The first week of school was many things. It was busy, joyful, loud, new, fun, cheerful and unexpectedly smokey. With fires burning close to Portland in the Eagle Creek Fire, air quality was unhealthy. In early September for the first 3 days of school we had to stay inside because of poor air quality. Many of our returning children were confused by this, as they had grown accustomed to going outside to play during certain parts of the day. I explained to them that there were fires burning in the forest, and that it was too smokey to play outside.
As we played outside for the first time that week. “Firemen put out fires” T (2 yo boy) said.
“Yeah, firemen water. Too smokey” said G (2 yo boy)
I responded “Yes, I think there are some men fighting fires out there”.
“Yes! Firemen fires” concluded T
I added “I think there are women firefighters putting out the fires too. When we talk about people who put out fires we could say “firefighters”. The children paused and then went on with their play.
It’s moments like these with toddlers, where they reveal so much of what they already know about our world-as potentially a gender biased world depending on their experience. Maybe they’ve read a book about firemen, or heard adults in their lives talk about construction workers only as “little guys”, etc. As a teacher I take these opportunities-to open their minds a little more. To pose a different way of understanding our world, from an anti-bias perspective. Think of how potentially powerful it might be for young child to absorb that gender stereotypes that they see in mainstream culture, can be challenged.
We had a similar random discussion yesterday while we were playing outside…
E (2 yo girl) put on a construction hard hat, pretending it was a firefighters helmet and said “I’m a fireman!”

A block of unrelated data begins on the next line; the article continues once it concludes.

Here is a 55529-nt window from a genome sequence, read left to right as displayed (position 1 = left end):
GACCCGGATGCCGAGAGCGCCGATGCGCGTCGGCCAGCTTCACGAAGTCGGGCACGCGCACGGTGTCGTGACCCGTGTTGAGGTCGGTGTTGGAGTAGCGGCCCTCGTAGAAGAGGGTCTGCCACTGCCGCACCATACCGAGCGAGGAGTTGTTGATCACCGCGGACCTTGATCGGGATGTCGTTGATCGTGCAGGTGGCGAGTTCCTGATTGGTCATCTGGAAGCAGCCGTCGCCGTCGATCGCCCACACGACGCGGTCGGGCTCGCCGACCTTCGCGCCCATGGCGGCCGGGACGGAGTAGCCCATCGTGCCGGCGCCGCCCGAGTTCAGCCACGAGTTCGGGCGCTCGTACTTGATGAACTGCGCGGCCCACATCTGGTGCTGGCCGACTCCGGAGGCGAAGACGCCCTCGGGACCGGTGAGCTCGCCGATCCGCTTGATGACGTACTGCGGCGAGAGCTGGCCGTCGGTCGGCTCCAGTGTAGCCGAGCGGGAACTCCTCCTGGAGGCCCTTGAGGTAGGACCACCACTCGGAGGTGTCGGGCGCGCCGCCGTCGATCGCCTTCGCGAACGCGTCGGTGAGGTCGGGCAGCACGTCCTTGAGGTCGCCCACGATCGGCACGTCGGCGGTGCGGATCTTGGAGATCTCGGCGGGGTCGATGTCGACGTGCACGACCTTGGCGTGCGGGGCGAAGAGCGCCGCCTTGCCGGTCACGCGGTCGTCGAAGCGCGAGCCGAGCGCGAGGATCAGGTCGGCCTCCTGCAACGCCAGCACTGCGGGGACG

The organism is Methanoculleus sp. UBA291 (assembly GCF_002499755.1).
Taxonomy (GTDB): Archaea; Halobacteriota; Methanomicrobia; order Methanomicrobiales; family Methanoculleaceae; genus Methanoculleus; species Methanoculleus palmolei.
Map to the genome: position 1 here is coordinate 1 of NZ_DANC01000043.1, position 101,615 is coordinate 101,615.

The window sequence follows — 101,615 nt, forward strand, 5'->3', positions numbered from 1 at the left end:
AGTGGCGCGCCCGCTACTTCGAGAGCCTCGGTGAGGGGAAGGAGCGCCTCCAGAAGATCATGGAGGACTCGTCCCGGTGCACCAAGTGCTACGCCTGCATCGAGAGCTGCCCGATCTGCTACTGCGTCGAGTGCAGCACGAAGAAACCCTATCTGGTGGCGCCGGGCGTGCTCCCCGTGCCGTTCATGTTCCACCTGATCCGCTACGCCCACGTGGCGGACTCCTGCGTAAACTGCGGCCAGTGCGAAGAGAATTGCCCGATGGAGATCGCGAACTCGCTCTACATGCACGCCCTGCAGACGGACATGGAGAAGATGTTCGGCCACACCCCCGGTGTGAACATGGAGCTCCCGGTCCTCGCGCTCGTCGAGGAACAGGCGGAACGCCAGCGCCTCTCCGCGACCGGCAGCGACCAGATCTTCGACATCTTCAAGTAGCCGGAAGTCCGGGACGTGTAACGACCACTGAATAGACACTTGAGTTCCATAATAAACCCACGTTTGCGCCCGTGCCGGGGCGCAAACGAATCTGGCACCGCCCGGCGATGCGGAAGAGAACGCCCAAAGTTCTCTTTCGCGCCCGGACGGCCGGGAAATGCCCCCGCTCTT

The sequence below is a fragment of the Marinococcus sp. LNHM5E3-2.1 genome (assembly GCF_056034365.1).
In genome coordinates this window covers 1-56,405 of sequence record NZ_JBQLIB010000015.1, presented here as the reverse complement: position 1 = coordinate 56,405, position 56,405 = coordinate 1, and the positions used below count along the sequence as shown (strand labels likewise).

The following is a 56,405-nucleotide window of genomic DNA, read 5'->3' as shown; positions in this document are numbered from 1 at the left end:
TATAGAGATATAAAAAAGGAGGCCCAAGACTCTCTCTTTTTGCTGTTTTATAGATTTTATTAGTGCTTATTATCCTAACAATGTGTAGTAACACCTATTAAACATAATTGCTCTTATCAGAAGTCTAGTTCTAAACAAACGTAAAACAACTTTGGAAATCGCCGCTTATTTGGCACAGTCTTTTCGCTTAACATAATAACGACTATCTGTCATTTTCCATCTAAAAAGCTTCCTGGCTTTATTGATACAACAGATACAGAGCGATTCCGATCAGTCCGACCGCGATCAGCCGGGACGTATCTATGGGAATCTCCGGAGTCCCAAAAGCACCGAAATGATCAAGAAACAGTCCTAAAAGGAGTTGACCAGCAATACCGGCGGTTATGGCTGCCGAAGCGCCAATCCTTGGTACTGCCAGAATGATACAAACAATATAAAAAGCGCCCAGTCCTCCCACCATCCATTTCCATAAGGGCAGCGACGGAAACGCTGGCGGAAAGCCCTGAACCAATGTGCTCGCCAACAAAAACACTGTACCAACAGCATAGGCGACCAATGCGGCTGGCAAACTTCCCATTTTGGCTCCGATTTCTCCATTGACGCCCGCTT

I responded “You said you are a fireman, E. Did you know that there are women who are firefighters?” She paused walked away and said to herself “I’m firefighter” These small moments with children can have huge effects. Even if a child does not have a sense of their own gender identity yet, they are constantly absorbing information from the people, culture and language around them. Our goal here is to counter stereotypes, to speak about equal opportunities using an anti-bias lens.
The reason these types of conversations are powerful even to the youngest of children is because limiting gender roles hurts children in all areas of their development. L. Derman Sparks and J. Olsen write “While gender roles norms have become less narrow in some communities, there is still considerable pressure on children to shape and limit their learning behaviors according to gender. Paying attention to the diversity and equity in relation to gender identity creates a strong foundation for children to succeed in school and life and to fully become when they can be.”
Some questions to ponder…What were your earliest lessons about there beig different expectations for boys and for girls? Where did you learn these lessons (home, school, religious settings, friends, media?) How did you feel as a child about those lessons? – questions sourced from L. Derman Sparks & J. Olsen Edwards book on Anti-Bias Education